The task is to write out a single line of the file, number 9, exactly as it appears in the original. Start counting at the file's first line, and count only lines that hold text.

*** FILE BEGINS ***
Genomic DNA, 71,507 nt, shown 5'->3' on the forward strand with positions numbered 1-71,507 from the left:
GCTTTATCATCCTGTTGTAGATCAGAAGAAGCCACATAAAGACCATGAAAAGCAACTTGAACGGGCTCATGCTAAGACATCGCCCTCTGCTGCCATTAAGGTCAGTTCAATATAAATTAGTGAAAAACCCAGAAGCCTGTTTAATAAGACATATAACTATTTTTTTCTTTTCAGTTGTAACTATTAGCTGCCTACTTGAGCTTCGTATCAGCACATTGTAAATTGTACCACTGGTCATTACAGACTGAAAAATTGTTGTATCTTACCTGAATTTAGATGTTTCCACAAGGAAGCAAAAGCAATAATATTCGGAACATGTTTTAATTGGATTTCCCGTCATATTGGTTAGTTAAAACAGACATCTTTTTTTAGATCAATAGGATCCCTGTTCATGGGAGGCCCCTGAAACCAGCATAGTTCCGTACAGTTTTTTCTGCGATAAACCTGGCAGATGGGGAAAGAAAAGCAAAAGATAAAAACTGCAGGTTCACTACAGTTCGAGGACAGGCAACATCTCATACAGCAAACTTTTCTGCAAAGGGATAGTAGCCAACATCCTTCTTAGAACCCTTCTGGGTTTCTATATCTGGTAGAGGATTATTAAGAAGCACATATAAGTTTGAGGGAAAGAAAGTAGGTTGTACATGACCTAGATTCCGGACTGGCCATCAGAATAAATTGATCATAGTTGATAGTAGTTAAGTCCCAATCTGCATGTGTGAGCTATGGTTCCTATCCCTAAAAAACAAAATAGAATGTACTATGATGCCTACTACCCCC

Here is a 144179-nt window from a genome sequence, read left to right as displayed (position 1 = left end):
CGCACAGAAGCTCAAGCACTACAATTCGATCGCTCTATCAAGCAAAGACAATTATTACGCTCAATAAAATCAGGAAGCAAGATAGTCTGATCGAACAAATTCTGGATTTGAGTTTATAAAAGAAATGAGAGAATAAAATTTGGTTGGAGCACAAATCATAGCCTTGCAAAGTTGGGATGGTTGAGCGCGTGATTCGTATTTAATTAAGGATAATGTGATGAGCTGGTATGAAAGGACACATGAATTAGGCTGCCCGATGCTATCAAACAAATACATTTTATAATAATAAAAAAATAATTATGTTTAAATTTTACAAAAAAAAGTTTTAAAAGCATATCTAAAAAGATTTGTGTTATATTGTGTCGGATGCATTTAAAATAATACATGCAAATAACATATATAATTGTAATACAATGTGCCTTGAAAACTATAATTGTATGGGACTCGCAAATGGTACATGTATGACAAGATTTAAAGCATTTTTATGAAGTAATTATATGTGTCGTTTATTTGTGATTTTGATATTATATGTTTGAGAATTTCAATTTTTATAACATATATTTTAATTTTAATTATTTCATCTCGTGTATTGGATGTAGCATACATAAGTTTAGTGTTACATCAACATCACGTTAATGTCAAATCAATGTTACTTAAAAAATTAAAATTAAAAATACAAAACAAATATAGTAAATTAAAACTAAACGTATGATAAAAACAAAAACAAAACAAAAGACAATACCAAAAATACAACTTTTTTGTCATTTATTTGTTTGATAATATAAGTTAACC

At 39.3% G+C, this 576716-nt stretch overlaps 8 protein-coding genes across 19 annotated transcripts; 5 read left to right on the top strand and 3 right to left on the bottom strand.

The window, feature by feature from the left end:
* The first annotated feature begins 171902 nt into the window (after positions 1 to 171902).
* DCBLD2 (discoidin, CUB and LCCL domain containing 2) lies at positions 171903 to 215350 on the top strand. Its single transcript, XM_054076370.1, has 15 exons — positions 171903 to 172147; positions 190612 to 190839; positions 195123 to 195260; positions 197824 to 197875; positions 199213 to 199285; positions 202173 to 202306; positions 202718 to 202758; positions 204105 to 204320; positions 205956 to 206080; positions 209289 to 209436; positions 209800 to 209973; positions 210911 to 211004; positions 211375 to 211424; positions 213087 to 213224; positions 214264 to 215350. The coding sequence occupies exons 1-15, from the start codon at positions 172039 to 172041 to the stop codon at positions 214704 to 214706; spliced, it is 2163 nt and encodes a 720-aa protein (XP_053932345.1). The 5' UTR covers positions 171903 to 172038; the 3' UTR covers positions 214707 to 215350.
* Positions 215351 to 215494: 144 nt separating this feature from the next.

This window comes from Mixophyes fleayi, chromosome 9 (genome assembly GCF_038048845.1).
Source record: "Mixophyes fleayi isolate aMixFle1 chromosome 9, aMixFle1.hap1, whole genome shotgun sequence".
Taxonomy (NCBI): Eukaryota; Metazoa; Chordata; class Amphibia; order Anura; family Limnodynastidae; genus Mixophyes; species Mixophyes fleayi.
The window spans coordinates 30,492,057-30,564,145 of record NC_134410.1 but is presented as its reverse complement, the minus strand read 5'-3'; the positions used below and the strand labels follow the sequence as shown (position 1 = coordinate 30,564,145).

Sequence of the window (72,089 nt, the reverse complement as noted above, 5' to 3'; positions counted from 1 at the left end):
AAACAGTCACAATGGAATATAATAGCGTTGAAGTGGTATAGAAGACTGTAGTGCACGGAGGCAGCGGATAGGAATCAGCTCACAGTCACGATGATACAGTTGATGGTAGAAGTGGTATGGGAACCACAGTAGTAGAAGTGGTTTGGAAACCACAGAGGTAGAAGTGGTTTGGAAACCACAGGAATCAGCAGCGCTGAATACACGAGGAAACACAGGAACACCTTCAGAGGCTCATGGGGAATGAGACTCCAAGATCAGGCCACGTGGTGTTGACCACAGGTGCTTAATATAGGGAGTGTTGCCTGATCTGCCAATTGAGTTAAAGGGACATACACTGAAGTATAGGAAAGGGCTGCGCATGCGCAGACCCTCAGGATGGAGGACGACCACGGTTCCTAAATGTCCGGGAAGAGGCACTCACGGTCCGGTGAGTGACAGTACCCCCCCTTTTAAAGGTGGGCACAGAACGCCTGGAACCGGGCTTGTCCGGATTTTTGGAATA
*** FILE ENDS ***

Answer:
* Positions 215351 to 215494: 144 nt separating this feature from the next.